For now, Sonia Gandhi won't be life of the party Many in India believed slain leader's widow was ruling group's last hope


AMETHI, India -- Only months ago, when Rajiv Gandhi's widow traveled from New Delhi to address a crowd here, this town bubbled with excitement.

On that August day, it did not matter that Sonia Gandhi had been born Italian, or that she spoke fractured Hindi, or that her name has been linked to a corruption scandal that tarnished the reputation of her husband, the former prime minister.

All that mattered was that the most famous and elusive of the surviving Gandhis had returned.

The speech that day, the first political utterances Mrs. Gandhi, 49, has ever made in public, lighted a blaze of hope in this town that was not known for much until it became the parliamentary seat for two sons of Indira Gandhi, India's prime minister for 15 years until her assassination in 1984.

First Sanjoy Gandhi, who was killed in a plane crash in 1980, then Rajiv Gandhi, who followed his brother as the local member of Parliament and his mother as prime minister, only to be assassinated in 1991, made Amethi one of the most favored towns in India.

Hints and feints

But the promise has turned to disappointment.

After two years of hints and feints that have tantalized many Indians and infuriated others, Sonia Gandhi has decided -- for the current general election at least, and many Indians think forever -- not to take the plunge into open politics.

And many think that such a plunge might have been the only sure way that the governing Congress Party -- the party of the Gandhis, the party that led India to independence in 1947, and the party that shows signs of being in deeper trouble now with many ordinary Indians than at any time in its history -- could hang on to power.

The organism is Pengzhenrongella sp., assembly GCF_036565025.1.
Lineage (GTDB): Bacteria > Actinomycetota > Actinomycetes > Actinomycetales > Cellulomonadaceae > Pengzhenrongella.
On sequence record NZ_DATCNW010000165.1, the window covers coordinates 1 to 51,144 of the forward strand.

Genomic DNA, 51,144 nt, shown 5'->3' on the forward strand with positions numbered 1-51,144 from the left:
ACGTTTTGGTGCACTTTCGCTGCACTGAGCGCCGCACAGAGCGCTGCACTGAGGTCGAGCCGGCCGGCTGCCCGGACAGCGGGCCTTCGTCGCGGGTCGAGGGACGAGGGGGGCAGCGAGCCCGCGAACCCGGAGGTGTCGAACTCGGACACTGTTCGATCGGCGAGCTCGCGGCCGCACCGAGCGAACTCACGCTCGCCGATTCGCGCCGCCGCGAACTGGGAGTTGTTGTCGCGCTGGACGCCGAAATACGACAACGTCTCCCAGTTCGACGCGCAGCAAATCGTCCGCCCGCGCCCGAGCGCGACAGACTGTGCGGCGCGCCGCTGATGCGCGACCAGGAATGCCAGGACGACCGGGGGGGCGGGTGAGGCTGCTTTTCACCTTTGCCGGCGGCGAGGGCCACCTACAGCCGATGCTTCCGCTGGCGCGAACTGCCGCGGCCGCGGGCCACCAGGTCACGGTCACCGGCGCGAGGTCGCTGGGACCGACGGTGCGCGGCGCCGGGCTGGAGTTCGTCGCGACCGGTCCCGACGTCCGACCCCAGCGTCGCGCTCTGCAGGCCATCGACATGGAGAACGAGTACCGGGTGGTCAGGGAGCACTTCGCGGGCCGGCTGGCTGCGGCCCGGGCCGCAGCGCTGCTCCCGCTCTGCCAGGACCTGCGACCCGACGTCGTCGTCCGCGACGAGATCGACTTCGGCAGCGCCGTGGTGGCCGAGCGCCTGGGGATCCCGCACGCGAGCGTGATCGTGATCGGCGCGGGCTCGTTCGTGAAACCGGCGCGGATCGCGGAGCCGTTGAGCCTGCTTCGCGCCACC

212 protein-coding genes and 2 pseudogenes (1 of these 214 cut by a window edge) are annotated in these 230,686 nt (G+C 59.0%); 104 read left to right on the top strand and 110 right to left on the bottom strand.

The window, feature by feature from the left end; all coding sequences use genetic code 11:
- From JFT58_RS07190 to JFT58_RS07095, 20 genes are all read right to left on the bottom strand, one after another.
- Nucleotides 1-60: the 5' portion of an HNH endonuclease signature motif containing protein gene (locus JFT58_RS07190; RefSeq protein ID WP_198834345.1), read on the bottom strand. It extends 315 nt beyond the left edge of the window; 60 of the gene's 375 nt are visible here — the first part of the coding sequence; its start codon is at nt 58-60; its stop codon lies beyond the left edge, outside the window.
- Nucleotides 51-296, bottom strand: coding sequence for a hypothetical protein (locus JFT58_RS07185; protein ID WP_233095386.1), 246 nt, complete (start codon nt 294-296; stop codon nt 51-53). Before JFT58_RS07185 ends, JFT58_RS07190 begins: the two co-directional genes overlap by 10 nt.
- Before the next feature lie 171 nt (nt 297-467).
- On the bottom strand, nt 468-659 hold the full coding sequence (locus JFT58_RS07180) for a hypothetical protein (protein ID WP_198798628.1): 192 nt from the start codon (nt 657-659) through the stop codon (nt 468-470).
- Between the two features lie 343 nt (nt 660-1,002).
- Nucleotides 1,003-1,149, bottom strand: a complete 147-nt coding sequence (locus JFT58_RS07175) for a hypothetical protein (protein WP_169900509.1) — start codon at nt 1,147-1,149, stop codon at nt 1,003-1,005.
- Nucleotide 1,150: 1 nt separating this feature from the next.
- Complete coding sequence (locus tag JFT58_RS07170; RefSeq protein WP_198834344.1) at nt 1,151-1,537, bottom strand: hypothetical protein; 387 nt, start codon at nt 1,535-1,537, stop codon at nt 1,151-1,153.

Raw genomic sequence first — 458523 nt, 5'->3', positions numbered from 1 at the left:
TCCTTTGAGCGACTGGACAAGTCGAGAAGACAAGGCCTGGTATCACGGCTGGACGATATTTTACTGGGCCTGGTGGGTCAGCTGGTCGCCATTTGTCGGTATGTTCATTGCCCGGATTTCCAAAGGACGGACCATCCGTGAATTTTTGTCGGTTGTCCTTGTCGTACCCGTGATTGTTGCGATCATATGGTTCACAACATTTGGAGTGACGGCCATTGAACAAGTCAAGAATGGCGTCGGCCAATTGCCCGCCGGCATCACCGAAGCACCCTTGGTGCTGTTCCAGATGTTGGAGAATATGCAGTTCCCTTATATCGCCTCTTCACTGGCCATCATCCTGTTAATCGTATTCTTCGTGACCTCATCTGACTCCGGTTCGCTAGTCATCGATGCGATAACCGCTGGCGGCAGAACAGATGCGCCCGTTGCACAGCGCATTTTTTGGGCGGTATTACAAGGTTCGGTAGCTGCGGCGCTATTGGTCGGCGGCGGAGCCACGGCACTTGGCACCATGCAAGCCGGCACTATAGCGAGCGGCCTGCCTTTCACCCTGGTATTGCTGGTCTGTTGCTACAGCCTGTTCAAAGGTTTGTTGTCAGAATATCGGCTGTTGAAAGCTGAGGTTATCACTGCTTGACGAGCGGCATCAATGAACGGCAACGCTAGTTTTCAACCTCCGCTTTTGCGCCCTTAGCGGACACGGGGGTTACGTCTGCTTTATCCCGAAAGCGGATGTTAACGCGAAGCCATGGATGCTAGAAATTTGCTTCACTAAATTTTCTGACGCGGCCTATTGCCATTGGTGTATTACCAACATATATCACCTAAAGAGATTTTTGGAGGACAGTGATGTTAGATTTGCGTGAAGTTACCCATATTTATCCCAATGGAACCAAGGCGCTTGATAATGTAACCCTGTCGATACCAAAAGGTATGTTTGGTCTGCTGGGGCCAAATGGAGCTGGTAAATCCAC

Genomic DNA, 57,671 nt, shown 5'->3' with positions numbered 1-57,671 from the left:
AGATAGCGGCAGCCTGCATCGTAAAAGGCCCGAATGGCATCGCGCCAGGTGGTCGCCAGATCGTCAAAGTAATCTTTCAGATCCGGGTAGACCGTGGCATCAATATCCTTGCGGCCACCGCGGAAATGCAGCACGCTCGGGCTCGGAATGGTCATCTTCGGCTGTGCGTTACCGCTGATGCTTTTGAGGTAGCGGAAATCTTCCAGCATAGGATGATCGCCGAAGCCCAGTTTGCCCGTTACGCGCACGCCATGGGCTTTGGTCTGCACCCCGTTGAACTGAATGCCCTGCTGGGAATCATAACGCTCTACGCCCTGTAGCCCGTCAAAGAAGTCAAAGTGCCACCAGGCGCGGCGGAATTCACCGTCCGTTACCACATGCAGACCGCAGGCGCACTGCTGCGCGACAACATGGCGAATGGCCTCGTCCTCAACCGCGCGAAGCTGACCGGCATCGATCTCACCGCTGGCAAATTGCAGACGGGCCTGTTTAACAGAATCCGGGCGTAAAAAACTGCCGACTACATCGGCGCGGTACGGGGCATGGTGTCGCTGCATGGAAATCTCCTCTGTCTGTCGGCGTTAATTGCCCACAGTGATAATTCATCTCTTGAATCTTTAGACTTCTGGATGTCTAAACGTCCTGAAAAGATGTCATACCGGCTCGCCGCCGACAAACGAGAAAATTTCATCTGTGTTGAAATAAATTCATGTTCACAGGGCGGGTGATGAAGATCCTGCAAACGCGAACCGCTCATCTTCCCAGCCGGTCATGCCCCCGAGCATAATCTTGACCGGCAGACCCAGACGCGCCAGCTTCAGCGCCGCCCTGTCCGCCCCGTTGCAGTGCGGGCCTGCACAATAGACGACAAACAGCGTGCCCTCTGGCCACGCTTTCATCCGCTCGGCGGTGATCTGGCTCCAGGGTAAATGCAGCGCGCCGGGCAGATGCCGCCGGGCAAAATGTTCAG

By resisting the calls of those who wanted her to contest the Amethi seat, or to have as the candidate her son, Rahul, 25, Mrs. Gandhi has taken a fateful step, for the Gandhi family as much as for the Congress Party.

Jeopardized position

What she has done, say many Indians who have watched her closely since a suicide bomber killed her husband during a campaign swing in the last election, is to lose or at least to jeopardize a position in which she has turned her widowhood into a font of virtually unchallengeable, if totally informal, power and protection for the Gandhis.

During her August trip, she challenged the competence of her husband's successor, P. V. Narasimha Rao, as Congress Party leader and as prime minister, telling the crowd that India was beset by "a chaotic atmosphere" that had betrayed the Gandhis' political legacy.

Her main grievance, friends say, was she believed that Mr. Rao had not done enough to speed the trial and conviction of Mr. Gandhi's killers, described by Indian prosecutors as Tamil separatists from Sri Lanka, and that he had not punished officials responsible for removing Mr. Gandhi's government security guards after Mr. Gandhi was defeated in a general election in 1989.

Rao's advantage

But Mr. Rao also has power over Mrs. Gandhi.

As prime minister, Mr. Rao has been in a position to speed up, or delay, a legal process under which India has petitioned Swiss courts to release Swiss bank documents said to identify the recipients of $35 million in bribes paid to Indian politicians by the Swedish arms company Bofors in the mid-1980s.

According to investigative reports appearing over the years in Indian newspapers, Rajiv Gandhi was the principal beneficiary of the bribes.

Early this month, Mrs. Gandhi made her choice.

As election nominations closed, she flew to Japan to keep a commitment for the foundation she runs in her husband's name, which is financed with millions of dollars in contributions from the Rao government and from Indian industrialists.

One friend said she was relieved, but fearful that if Mr. Rao wins the election against the current odds, he will use his renewed authority to punish Mrs. Gandhi by expediting prosecutions in the Bofors scandal.

Pub Date: 4/14/96

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